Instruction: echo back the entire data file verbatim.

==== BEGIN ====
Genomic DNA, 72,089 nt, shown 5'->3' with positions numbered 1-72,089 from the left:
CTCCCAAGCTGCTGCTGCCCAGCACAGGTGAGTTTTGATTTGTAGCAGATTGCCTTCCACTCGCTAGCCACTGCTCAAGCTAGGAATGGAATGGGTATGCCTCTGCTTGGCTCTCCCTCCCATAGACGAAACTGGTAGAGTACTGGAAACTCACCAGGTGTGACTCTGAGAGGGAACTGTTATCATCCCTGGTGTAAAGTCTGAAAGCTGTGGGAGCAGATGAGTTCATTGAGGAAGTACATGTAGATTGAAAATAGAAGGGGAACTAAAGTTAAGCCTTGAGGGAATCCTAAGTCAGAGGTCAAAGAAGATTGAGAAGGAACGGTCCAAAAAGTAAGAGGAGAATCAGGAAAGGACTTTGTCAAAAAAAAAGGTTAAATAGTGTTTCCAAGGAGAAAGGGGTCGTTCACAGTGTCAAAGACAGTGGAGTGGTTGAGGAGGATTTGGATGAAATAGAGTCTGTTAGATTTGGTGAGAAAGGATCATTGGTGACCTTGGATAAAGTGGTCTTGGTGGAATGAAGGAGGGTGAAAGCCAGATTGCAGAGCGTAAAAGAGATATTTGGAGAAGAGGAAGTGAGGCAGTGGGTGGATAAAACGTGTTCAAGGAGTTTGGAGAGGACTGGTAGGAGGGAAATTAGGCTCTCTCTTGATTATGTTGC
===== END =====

Genomic DNA, 72,089 nt, shown 5'->3' with positions numbered 1-72,089 from the left:
CTCCCAAGCTGCTGCTGCCCAGCACAGGTGAGTTTTGATTTGTAGCAGATTGCCTTCCACTCGCTAGCCACTGCTCAAGCTAGGAATGGAATGGGTATGCCTCTGCTTGGCTCTCCCTCCCATAGACGAAACTGGTAGAGTACTGGAAACTCACCAGGTGTGACTCTGAGAGGGAACTGTTATCATCCCTGGTGTAAAGTCTGAAAGCTGTGGGAGCAGATGAGTTCATTGAGGAAGTACATGTAGATTGAAAATAGAAGGGGAACTAAAGTTAAGCCTTGAGGGAATCCTAAGTCAGAGGTCAAAGAAGATTGAGAAGGAACGGTCCAAAAAGTAAGAGGAGAATCAGGAAAGGACTTTGTCAAAAAAAAAGGTTAAATAGTGTTTCCAAGGAGAAAGGGGTCGTTCACAGTGTCAAAGACAGTGGAGTGGTTGAGGAGGATTTGGATGAAATAGAGTCTGTTAGATTTGGTGAGAAAGGATCATTGGTGACCTTGGATAAAGTGGTCTTGGTGGAATGAAGGAGGGTGAAAGCCAGATTGCAGAGCGTAAAAGAGATATTTGGAGAAGAGGAAGTGAGGCAGTGGGTGGATAAAACGTGTTCAAGGAGTTTGGAGAGGACTGGTAGGAGGGAAATTAGGCTCTCTCTTGATTATGTTGC